First off: Black Candies – a journal of literary horror.

Black Candies has been a passion project of mine to get some of my favorite literary writers to indulge their most horrific writing. This year, I got five great writers to write on the theme of “Post Apocalypse” (a concept I’ve been obsessed with over the last year); with some really great variations on said theme. The line-up for these authors goes:

Oh and the thing has art too. Some really great art, in fact. I really don’t want to show it to you cuz that would give it all away. Here are the artists:

So yeah, the stories in here are scary. Perfect time to get your spooks on!

Next book is Last Night on Earth.
If you’ve been reading my blog, you’ll know that I’ve talked about this book here before, and there are really too many authors to call out, but it’s so, so great. My constant collaborator/friend/partner in crime (also Black Candies contributor) Jay Wertzler did the book design on this one. When I woke up to find his finished pdf in my inbox, I had to stand up and walk away from my computer. It’s just so breathtaking to see something you’ve been working on for so long finally be real. It has a face now – a glorious, immaculate face. Again, I can’t thank him enough for his hard work.

And of course, none of these would’ve been possible without Justin Hudnall, a true frontiersman. His constant encouragement and belief has made both these projects not only possible, but bigger and greater than anything I could’ve accomplished on my own.

I’ll keep you posted on when/where to get them.

Black Candies – a horror lit journal

As October looms closer, I want there to be a place where respectable artists are not afraid to indulge in their most shameless love of genre. I want it to be a place where writers scare themselves with the risks they take and the dark things they uncover within themselves. I want it to be literary and smart. Or, if that sounds pretentious, think of it like a Cronenberg film.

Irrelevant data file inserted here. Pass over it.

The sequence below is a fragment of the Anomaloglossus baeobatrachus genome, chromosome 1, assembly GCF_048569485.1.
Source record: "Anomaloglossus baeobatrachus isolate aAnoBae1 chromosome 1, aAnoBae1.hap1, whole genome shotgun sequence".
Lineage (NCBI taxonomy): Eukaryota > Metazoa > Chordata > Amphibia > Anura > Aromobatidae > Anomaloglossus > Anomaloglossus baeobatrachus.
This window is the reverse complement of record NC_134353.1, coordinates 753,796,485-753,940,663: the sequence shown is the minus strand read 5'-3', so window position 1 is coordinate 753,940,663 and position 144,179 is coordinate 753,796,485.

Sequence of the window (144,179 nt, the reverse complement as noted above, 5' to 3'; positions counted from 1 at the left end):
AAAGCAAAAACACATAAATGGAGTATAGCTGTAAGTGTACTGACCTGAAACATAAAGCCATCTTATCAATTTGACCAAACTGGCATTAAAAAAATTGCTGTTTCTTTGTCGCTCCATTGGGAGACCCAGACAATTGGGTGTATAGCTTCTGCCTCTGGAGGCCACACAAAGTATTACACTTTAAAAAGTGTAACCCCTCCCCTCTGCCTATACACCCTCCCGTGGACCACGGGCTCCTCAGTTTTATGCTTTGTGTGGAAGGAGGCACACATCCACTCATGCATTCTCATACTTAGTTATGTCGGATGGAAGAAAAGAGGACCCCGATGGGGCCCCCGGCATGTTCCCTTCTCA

Black Candies is that place. I’m looking for a couple more stories to round out an already-exciting roster of talent. These would be short fiction stories or essays. Preferably 1000-5000 words. Visual artists are also encouraged to submit!

The (very) loose theme for this issue is “The Post Apocalypse”

If you are interested, let me know soon. I wanna have enough time to make it look good. And by that, I’ve taken a lot of inspiration from Dane Cardiel’s lit mag Manor House Quarterly. Please take a look at that sample and just relish how wonderful it looks. Now: think how it could apply to a bleak, post-apocalyptic art/lit journal filled with horror.

Please send all stories/art to and thanks in advance. I think it will be fun.

Post Apocalypse!

UPDATE: Black Candies Fall 2012 is available to order here.

blackcandies-coverUPDATE 2: 2013’s “See Through” issue is available here.